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Red Sea

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Malaria and Chickens

I had malaria once, and it was extremely unpleasant. I had been working in Yemen, but I actually contracted it when I was flying home on a Dutch airline that must remain nameless. The flight made a stop in Jeddah in Saudi Arabia, and the plane was parked out on the runway while waiting to pick up passengers – right on the edge of a mangrove swamp on the Red Sea coast .

The pilot turned the engines off to save fuel, and then opened the door to give us fresh air. It was night-time, and so a million mosquitoes swarmed into the plane. In five minutes everybody had been bitten multiple times. The passengers then revolted and the pilot shut the door and turned the air con back on, but it was too late.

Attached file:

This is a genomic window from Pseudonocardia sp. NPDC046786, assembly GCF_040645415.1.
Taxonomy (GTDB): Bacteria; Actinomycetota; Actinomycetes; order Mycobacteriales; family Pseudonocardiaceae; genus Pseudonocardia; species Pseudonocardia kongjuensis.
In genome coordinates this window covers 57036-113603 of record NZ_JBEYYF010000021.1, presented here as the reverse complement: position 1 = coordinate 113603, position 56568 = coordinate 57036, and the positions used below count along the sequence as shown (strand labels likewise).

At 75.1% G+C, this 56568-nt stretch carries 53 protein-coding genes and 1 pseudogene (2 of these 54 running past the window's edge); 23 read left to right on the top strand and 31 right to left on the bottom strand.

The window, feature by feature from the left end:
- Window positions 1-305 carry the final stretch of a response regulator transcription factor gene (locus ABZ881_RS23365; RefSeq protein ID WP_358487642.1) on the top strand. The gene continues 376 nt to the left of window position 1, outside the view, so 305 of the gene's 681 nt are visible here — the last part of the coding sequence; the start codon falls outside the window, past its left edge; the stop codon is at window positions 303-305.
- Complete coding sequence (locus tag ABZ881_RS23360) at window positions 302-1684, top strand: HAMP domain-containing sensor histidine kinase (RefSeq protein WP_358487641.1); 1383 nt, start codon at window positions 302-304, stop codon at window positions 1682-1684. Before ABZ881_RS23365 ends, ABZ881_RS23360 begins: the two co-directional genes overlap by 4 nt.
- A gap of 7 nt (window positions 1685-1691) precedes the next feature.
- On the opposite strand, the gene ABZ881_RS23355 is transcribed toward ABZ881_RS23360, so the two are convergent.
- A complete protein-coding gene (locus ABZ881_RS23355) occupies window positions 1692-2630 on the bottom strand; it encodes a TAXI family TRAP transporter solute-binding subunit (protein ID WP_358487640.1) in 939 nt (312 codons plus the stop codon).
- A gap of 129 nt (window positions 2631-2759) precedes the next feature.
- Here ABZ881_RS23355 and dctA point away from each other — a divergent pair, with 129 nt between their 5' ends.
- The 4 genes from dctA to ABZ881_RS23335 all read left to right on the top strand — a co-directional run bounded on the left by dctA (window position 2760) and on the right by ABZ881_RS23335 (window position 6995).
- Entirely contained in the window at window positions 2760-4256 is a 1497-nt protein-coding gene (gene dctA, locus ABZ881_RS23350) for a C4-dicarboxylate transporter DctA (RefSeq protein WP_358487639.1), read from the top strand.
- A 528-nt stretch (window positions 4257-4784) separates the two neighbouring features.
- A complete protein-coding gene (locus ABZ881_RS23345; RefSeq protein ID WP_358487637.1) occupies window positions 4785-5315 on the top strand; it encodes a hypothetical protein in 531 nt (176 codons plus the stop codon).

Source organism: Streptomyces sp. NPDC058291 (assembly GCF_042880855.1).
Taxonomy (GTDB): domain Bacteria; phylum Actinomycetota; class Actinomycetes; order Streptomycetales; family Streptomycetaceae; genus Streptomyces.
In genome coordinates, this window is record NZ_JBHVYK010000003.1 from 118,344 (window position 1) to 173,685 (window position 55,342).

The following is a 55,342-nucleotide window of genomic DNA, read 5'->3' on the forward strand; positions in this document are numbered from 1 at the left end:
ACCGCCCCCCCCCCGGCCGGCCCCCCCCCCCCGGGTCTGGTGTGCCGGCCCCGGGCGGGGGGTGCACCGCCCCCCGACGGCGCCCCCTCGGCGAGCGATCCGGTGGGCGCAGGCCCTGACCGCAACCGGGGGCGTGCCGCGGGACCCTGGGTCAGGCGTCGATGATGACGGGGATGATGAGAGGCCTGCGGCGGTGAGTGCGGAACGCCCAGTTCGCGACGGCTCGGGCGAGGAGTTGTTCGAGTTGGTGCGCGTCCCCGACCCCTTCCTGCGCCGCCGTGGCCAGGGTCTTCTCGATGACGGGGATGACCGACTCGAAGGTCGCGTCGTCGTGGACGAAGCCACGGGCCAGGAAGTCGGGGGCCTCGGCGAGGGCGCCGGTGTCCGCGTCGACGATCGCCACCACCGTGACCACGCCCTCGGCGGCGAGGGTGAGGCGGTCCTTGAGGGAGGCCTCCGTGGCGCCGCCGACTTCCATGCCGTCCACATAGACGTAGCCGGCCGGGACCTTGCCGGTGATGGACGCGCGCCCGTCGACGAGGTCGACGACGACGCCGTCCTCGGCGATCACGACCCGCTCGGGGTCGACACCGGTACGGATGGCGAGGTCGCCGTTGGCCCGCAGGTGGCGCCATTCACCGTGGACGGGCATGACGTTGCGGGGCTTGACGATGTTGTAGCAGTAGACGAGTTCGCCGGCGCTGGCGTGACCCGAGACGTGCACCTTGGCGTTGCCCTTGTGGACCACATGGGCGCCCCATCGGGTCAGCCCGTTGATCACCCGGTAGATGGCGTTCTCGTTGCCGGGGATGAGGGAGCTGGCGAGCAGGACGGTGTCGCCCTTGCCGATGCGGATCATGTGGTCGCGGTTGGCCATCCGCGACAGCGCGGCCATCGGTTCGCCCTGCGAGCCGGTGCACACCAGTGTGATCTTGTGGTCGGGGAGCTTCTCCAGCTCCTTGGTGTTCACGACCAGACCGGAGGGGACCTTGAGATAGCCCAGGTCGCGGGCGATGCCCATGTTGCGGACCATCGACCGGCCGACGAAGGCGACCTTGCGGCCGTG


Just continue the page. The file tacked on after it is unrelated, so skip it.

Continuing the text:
I fell ill and collapsed a couple of weeks later, when I was at my wife’s family’s house in a small village in southern France, but I was lucky. My wife, who grew up in Africa, thought it was malaria, and the village doctor (who had served with the French army in Africa) confirmed it, so there and then he gave me a massive dose of antimalarial drugs.

By the time they got me to the hospital in Bayonne, they couldn’t even find any of the Plasmodium parasites in my bloodstream. They kept me in hospital for a couple of days anyway, but it wasn’t that bad, because in French hospitals they give you wine with your meals.

Small crisis, not many hurt. But the point of the story is that none of this would have happened to me (and presumably to some of the other passengers too) if only there had been chickens on the plane.